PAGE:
On our last trip to Montreal to see the Gardens of Light lantern festival, food was another highlight.
Just walking down the street, kids will see cafe and restaurant menus posted in French. Patisseries have sparkling displays of croissants, pain au chocolat, brioche with caramel, creme brulee, raspberry, strawberry, apple and pear tarts. Hot chocolate is chocolat chaud or choco-chaud (delicious), ice cream is creme glacee.
At the year-round Marche Jean-Talon farmers market, kids can try sweet crepes with chocolate and caramel, or maple butter and apples. This market also has local produce, many kinds of apples, pears, plums, cheeses, and cornets, tiny little cones with tire (maple taffy) and sucre (maple butter).
Walking through the food courts in the “underground city,” shopping centers such as Eaton Centre, Complexe Desjardins, or Place Ville Marie, look for poutine, a local dish invented in Quebec. Poutine (prounounced poot-sin) is French fries covered with a brown gravy and melted cheese. Order poutine for a snack, or for a more substantial dish, poutine also comes with chicken or hot dogs.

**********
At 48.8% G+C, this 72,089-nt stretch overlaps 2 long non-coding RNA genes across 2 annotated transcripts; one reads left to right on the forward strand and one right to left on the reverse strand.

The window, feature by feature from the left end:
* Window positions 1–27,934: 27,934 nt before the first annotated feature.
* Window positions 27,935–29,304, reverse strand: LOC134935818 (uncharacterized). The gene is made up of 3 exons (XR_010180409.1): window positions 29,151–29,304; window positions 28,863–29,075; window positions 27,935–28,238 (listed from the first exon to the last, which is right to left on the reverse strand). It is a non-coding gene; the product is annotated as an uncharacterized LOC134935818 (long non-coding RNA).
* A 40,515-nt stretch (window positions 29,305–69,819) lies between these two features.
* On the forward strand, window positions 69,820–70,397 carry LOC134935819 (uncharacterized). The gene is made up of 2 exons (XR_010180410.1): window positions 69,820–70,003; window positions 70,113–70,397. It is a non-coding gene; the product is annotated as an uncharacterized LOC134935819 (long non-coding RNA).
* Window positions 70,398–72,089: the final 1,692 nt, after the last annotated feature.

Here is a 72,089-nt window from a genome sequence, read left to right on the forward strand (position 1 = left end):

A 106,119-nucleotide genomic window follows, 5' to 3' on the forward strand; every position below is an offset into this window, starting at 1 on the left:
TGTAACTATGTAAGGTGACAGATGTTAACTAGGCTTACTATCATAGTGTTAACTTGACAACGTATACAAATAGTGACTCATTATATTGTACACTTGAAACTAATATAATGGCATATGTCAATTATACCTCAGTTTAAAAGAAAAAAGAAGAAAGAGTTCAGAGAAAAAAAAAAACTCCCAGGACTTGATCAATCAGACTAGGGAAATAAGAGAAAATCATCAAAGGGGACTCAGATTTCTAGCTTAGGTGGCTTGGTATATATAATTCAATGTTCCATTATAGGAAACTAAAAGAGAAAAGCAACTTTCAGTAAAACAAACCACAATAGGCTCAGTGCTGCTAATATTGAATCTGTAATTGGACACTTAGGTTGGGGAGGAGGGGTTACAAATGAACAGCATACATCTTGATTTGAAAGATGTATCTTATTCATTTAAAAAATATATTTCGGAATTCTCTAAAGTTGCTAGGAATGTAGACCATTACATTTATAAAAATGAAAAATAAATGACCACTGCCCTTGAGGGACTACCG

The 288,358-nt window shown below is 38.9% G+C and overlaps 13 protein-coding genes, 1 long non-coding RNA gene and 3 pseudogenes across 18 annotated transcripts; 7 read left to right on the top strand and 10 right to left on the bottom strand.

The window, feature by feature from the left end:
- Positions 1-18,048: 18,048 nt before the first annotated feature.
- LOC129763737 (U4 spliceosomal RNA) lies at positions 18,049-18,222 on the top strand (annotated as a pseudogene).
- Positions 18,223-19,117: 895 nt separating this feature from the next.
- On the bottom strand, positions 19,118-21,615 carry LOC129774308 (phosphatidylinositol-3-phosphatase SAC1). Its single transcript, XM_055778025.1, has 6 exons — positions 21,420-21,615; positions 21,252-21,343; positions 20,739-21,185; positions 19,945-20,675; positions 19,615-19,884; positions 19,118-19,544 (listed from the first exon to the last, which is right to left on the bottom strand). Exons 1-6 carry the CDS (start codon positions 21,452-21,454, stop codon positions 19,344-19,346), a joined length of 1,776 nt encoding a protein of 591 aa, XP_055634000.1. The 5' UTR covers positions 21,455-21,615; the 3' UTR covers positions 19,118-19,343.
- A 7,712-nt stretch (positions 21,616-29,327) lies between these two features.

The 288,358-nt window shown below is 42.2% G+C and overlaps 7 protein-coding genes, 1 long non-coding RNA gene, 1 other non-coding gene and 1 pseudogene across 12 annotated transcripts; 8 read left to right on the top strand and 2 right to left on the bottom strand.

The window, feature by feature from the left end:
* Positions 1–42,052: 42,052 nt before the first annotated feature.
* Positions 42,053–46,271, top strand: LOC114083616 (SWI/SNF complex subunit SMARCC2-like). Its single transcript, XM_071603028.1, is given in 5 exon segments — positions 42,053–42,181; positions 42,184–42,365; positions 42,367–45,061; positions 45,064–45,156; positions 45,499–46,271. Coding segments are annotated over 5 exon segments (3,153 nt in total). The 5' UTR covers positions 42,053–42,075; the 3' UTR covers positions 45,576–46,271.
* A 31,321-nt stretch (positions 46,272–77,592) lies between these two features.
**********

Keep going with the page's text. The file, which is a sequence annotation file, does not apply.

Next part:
Muffins come in all shapes and sizes – kids can try strawberry banana, cheddar cheese, cranberry, raspberry, carrot, raisin, and many more.
Bagels are a Montreal specialty, and they’re different from a New York style bagel. Typically the dough (no salt) is rolled by hand, popped into sweetened boiling water for 5 minutes, and then cooked in a wood-burning oven for 15 minutes. Bagels can also be whole wheat, topped with sesame or poppy seeds, flavored with cinnamon and raisins, or covered with “everything” (tout garni).
Watch Travel for Kids video, making bagels by hand at St. Viateur Bagel Shop:
Also, if kids haven’t tried classic French dishes, such as steak or mussels with frites (French fries), savory crepes, croque monsieur (grilled ham and cheese sandwich), or French onion soup, Montreal has plenty of kid-friendly bistros.